451The Council of Chalcedon – Two years later, at another council, the decision of the Robber Synod was disallowed, and it was decided that Eutyches had gone too far. A new creed was written which upheld Christ’s two natures, but undivided. This became the standard understanding of the Incarnation for all Eastern Orthodox, Roman Catholics, and Protestants. The two main adversaries in the controversy, however—Nestorius’ allies in Syria and further east, and the Alexandrian followers of Cyril—found the Chalcedonian Creed unacceptable. This led to the first permanent church split in history—the “Church of the East” in Syria and Persia followed Nestorius’ position, and the “Coptic” church in Egypt followed their preferred “one-united-nature” formula, thus breaking communion with the other churches. This rift in the Body of Christ has never been fully healed.

Quotes from Cyril of Alexandria:

“It is held, therefore, that there is in Emmanuel two entities, divinity and humanity. Yet our Lord Jesus Christ is nonetheless one, the one true Son, both God and man; not a defied man on the same footing as those who share the divine nature by grace, but true God who for our sake appeared in human form.”

“Only if it is one and the same Christ who is consubstantial with the Father and with men can he save us, for the meeting ground between God and man is the flesh of Christ.”

An Extract from the Chalcedonian Creed:

“Our Lord Jesus Christ is to us One and the same Son, Perfect in Godhead, Perfect in Manhood; truly God and truly Man…co-essential with the Father according to the Godhead, co-essential with us according to the Manhood; like us in all things, except for sin…acknowledged in Two Natures unconfusedly, unchangeably, indivisibly, inseparably; the difference of the Natures being in no way removed because of the Union, but rather the properties of each Nature being preserved, and concurring into One Person.”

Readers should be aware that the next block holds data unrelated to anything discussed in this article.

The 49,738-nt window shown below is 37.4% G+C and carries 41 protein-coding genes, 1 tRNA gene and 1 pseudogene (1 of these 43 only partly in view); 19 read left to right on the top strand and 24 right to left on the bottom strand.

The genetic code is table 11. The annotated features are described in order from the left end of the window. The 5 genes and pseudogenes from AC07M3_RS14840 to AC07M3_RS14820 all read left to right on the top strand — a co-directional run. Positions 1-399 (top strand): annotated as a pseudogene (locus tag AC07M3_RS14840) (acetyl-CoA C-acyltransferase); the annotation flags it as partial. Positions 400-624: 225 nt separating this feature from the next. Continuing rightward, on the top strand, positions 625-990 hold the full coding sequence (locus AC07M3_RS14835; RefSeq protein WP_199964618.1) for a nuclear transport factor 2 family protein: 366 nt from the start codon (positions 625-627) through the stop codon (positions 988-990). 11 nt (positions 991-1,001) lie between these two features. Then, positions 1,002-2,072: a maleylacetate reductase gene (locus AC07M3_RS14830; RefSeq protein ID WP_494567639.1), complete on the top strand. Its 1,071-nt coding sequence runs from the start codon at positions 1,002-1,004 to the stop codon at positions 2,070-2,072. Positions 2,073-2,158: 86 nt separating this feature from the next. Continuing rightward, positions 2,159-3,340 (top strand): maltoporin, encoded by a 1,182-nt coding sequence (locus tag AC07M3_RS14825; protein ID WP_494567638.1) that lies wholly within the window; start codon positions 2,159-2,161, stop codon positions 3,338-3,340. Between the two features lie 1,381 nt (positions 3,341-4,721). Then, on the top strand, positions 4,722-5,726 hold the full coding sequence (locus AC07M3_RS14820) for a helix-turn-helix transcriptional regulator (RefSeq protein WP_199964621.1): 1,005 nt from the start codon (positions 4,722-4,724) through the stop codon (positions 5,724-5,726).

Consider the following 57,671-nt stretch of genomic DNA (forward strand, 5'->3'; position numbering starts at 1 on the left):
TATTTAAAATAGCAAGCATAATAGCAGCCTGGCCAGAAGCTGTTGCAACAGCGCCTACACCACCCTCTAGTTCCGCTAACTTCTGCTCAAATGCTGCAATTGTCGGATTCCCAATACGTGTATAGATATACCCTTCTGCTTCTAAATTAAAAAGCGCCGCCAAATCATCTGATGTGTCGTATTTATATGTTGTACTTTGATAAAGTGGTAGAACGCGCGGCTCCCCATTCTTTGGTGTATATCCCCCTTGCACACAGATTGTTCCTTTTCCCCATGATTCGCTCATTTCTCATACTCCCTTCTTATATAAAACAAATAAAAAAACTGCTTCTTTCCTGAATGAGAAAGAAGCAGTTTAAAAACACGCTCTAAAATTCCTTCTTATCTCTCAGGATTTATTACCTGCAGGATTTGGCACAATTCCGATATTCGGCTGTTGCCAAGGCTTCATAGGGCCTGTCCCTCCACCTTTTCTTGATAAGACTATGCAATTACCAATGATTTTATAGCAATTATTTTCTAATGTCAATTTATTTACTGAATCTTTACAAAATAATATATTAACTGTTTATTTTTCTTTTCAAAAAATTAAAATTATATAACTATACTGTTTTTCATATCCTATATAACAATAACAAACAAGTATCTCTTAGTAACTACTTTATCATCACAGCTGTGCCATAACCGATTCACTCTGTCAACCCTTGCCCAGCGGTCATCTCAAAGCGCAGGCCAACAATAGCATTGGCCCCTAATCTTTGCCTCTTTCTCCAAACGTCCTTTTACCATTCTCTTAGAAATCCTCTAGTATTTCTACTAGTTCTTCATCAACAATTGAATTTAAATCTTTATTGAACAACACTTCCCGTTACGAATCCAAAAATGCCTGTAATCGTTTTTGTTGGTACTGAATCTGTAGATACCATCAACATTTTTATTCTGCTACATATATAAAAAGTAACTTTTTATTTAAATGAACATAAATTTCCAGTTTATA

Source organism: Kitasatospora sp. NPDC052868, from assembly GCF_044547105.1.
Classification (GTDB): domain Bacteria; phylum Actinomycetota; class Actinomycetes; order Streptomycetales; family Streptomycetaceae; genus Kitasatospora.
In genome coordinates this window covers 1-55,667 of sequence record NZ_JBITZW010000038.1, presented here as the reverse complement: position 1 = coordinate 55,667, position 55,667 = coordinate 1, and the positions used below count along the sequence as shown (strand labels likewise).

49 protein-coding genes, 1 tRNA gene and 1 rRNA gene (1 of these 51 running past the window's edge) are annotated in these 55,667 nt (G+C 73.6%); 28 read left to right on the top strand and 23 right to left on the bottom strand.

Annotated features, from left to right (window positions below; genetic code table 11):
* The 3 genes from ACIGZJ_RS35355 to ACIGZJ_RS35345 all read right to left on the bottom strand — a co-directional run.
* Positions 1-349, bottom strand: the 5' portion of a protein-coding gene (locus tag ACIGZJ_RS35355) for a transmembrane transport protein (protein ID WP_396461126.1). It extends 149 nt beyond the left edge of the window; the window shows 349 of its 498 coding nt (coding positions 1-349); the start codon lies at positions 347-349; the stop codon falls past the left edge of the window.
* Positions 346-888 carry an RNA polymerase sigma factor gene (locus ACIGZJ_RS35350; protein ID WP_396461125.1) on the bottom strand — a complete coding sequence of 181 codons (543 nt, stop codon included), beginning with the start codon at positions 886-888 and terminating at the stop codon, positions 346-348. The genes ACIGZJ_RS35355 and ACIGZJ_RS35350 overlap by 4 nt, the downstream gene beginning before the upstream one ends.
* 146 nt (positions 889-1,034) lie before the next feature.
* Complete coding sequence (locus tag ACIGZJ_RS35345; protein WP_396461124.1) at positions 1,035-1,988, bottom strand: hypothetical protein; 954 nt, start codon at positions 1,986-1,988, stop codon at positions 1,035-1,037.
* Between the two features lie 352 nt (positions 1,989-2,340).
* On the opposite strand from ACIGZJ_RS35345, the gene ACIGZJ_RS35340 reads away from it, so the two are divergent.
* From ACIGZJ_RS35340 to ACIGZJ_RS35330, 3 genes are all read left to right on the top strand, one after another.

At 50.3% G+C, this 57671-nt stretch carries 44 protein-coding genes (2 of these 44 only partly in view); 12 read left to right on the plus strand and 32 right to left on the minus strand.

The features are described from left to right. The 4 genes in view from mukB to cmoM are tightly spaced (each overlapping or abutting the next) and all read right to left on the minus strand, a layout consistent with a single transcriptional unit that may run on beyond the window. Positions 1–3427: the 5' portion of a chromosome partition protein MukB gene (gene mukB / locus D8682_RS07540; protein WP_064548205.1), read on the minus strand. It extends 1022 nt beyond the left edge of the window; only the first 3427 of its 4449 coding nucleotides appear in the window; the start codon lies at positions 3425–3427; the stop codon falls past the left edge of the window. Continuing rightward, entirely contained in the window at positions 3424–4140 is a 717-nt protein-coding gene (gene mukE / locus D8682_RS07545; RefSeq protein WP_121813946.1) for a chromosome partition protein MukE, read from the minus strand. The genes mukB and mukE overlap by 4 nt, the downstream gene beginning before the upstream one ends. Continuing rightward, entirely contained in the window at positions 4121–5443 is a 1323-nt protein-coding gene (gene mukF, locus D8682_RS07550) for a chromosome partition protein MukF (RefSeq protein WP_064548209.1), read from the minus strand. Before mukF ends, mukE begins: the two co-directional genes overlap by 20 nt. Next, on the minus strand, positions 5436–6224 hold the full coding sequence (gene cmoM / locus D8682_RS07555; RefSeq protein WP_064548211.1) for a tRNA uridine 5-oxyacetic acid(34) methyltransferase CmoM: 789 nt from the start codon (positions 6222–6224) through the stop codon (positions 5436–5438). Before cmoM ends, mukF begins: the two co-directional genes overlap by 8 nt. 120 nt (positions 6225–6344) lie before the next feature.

The Coptic Church after Chalcedon

By the 5th century, Christianity was the overwhelmingly dominant religion of Egypt, and it continued to be a major center of monastic spirituality. Christianity would continue to be the majority religion there for another four or five centuries, even after invaders from the new religious empire of Islam took over political control. For much of their history, Coptic Christians enjoyed great tolerance under their Muslim rulers, who persecuted them far less than the Byzantine Christians had after Chalcedon. Nevertheless, Islam was the religion of the ruling elites, and so, generation after generation, more and more of the population became Muslim in order to move up the social ladder and to avoid tax penalties. Now Coptic Christians make up around 10% of the population of Egypt (still more than the churchgoing population of many European countries).

Pope Shenouda III

Shenouda III (1923-2012) was the Pope of Alexandria and leader of the world’s Coptic Christians for four decades, from 1971 to 2012. He began his ministry as a monk, and, just like the desert fathers from the 3rd and 4th centuries, he spent six years living as a hermit in a cave, focusing on prayer and contemplation. Later, as a priest, he radically improved the youth outreach programs of the Coptic Church. When he became pope, he quickly became known as a wise and respected leader. Though he spoke out against the rise of fanatical Islamism, he was highly esteemed by the Muslim rulers of Egypt and neighboring countries. He worked tirelessly to protect the Coptic Christian communities from abuses and to deepen their spiritual life. Notably, he became the first head of the Coptic Church since the Council of Chalcedon (a span of more than 1500 years!) to visit the heads of the Eastern Orthodox and Roman Catholic churches, and together they came to a tentative agreement that the millennia-old divisions were more about semantics than substantive theological differences.